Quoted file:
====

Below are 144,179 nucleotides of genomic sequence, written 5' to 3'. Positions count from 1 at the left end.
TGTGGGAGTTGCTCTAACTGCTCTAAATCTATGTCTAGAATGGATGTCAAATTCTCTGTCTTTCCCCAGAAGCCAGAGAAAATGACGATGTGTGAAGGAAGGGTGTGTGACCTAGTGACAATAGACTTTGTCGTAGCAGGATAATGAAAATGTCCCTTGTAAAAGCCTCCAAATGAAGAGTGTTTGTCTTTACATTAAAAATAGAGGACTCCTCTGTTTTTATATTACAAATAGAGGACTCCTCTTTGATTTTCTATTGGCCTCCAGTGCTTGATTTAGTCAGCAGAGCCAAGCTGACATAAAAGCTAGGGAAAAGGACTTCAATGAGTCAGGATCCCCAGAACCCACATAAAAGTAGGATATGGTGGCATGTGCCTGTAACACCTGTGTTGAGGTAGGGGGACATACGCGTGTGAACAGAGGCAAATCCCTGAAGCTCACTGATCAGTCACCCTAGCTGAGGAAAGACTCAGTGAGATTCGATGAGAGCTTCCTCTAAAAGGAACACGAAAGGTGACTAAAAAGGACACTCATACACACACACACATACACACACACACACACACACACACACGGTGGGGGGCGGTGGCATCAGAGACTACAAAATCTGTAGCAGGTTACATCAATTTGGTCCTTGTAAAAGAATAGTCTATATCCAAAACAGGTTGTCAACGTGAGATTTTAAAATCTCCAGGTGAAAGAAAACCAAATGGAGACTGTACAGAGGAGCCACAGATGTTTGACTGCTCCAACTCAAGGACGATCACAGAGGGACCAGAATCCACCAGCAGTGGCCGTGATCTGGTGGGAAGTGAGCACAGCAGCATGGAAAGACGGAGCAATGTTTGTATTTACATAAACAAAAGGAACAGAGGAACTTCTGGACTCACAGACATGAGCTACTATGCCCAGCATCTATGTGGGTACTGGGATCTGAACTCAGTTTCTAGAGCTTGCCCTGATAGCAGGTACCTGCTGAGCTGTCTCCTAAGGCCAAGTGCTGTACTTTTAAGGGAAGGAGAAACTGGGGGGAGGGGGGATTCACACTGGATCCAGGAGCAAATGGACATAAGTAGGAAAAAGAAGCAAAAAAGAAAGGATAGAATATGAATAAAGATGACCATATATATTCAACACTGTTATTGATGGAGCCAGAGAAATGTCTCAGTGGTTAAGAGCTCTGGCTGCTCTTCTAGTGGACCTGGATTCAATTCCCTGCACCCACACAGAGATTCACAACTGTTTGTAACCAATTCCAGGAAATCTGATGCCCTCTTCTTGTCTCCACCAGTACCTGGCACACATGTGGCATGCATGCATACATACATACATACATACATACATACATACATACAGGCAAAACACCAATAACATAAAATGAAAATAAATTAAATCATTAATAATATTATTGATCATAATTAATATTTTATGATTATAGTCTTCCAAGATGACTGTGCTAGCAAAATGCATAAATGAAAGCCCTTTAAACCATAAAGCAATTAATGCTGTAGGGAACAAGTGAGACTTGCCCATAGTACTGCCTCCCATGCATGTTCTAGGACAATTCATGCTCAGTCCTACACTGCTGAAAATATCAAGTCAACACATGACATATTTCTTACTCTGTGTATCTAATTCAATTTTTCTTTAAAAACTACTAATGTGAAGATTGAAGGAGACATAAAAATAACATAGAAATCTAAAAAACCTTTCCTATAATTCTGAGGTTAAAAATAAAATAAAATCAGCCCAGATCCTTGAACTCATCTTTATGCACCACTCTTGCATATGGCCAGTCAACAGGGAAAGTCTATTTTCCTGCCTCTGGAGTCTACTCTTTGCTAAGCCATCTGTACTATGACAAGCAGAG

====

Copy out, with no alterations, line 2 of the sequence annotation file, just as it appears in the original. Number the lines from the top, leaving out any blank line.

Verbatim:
TGTGGGAGTTGCTCTAACTGCTCTAAATCTATGTCTAGAATGGATGTCAAATTCTCTGTCTTTCCCCAGAAGCCAGAGAAAATGACGATGTGTGAAGGAAGGGTGTGTGACCTAGTGACAATAGACTTTGTCGTAGCAGGATAATGAAAATGTCCCTTGTAAAAGCCTCCAAATGAAGAGTGTTTGTCTTTACATTAAAAATAGAGGACTCCTCTGTTTTTATATTACAAATAGAGGACTCCTCTTTGATTTTCTATTGGCCTCCAGTGCTTGATTTAGTCAGCAGAGCCAAGCTGACATAAAAGCTAGGGAAAAGGACTTCAATGAGTCAGGATCCCCAGAACCCACATAAAAGTAGGATATGGTGGCATGTGCCTGTAACACCTGTGTTGAGGTAGGGGGACATACGCGTGTGAACAGAGGCAAATCCCTGAAGCTCACTGATCAGTCACCCTAGCTGAGGAAAGACTCAGTGAGATTCGATGAGAGCTTCCTCTAAAAGGAACACGAAAGGTGACTAAAAAGGACACTCATACACACACACACATACACACACACACACACACACACACACGGTGGGGGGCGGTGGCATCAGAGACTACAAAATCTGTAGCAGGTTACATCAATTTGGTCCTTGTAAAAGAATAGTCTATATCCAAAACAGGTTGTCAACGTGAGATTTTAAAATCTCCAGGTGAAAGAAAACCAAATGGAGACTGTACAGAGGAGCCACAGATGTTTGACTGCTCCAACTCAAGGACGATCACAGAGGGACCAGAATCCACCAGCAGTGGCCGTGATCTGGTGGGAAGTGAGCACAGCAGCATGGAAAGACGGAGCAATGTTTGTATTTACATAAACAAAAGGAACAGAGGAACTTCTGGACTCACAGACATGAGCTACTATGCCCAGCATCTATGTGGGTACTGGGATCTGAACTCAGTTTCTAGAGCTTGCCCTGATAGCAGGTACCTGCTGAGCTGTCTCCTAAGGCCAAGTGCTGTACTTTTAAGGGAAGGAGAAACTGGGGGGAGGGGGGATTCACACTGGATCCAGGAGCAAATGGACATAAGTAGGAAAAAGAAGCAAAAAAGAAAGGATAGAATATGAATAAAGATGACCATATATATTCAACACTGTTATTGATGGAGCCAGAGAAATGTCTCAGTGGTTAAGAGCTCTGGCTGCTCTTCTAGTGGACCTGGATTCAATTCCCTGCACCCACACAGAGATTCACAACTGTTTGTAACCAATTCCAGGAAATCTGATGCCCTCTTCTTGTCTCCACCAGTACCTGGCACACATGTGGCATGCATGCATACATACATACATACATACATACATACATACATACAGGCAAAACACCAATAACATAAAATGAAAATAAATTAAATCATTAATAATATTATTGATCATAATTAATATTTTATGATTATAGTCTTCCAAGATGACTGTGCTAGCAAAATGCATAAATGAAAGCCCTTTAAACCATAAAGCAATTAATGCTGTAGGGAACAAGTGAGACTTGCCCATAGTACTGCCTCCCATGCATGTTCTAGGACAATTCATGCTCAGTCCTACACTGCTGAAAATATCAAGTCAACACATGACATATTTCTTACTCTGTGTATCTAATTCAATTTTTCTTTAAAAACTACTAATGTGAAGATTGAAGGAGACATAAAAATAACATAGAAATCTAAAAAACCTTTCCTATAATTCTGAGGTTAAAAATAAAATAAAATCAGCCCAGATCCTTGAACTCATCTTTATGCACCACTCTTGCATATGGCCAGTCAACAGGGAAAGTCTATTTTCCTGCCTCTGGAGTCTACTCTTTGCTAAGCCATCTGTACTATGACAAGCAGAG